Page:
Maximize Conversions Bidding is what Google calls a “smart bidding” strategy. Instead of setting a specific maximum that you’re willing to pay for a click, you instruct the machine to bid what it thinks is necessary to get more conversions (the desired action that you want a person to take, such as a purchase, an email list signup, or a contact form submission). Valid conversion tracking is mandatory for any accounts enrolled after January 1, 2018, for it to be compliant (older accounts were grandfathered in).

Online auctions

Similar to sales, Google Ad Grants can promote auction items. Creating a Google Ad Grants campaign for your auction item is the digital version of attracting more buyers in the auction hall. Getting more bidders in the game, particularly those who are searching for the item you have, will help you sell that item at a higher price.

Many nonprofits will sell one unique item as part of a fundraiser, such as a football signed by an NFL player.
Memberships

This one is a bit tricky, since most people don’t often search for how to become members of a nonprofit. However, if there are member benefits to joining your organization, bid on Ad keywords related to the benefits your provide.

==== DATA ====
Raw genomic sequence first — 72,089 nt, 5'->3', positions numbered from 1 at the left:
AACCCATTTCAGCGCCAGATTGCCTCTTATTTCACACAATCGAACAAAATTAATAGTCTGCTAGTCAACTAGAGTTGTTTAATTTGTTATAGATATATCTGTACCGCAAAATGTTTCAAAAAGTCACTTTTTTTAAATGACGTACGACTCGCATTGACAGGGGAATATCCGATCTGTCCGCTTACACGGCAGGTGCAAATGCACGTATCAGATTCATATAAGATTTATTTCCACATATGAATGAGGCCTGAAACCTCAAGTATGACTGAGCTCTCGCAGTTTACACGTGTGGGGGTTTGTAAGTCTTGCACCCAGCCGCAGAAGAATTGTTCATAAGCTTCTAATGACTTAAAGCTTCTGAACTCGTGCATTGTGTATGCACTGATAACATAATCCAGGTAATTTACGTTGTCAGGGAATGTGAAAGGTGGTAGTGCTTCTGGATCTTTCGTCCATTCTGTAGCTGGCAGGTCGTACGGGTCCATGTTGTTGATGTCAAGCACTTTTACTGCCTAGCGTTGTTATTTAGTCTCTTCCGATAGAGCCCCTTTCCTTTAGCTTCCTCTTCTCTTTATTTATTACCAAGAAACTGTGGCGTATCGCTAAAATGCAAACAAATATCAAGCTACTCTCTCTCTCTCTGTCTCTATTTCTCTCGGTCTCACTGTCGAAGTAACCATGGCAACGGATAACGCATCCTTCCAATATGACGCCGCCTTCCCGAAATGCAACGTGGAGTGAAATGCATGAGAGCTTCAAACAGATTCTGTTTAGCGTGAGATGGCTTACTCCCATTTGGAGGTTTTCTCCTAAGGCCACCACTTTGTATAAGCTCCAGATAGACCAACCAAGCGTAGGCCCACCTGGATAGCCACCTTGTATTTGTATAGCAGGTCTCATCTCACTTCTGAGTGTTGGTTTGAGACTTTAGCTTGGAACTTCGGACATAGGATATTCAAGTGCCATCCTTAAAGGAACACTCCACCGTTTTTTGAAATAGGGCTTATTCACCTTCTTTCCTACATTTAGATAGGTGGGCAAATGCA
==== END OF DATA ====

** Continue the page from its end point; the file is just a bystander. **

For example, a Friends of the Library keyword might be “discount books” and a member benefit would be 10% off at the store or an invitation to a members-only pre-sale.

Events

“Things to do in NYC” gets searched 135,000 times a month. Take advantage of web traffic in your geographical area by promoting your events to generate more revenue.
Classes and videos

Another thing you can promote is a class, whether in-person or online. If your class isn’t behind a paywall, you can embed the video on your site and set up pre-roll ads for the video. Google has forbidden Grantees from using AdSense ads, but have not restricted video ads, at least at the time of this publication. If you do pre-roll ads, be sure to monitor compliance rule updates, as Google may take further steps in restricting other types of advertisements for Grantees.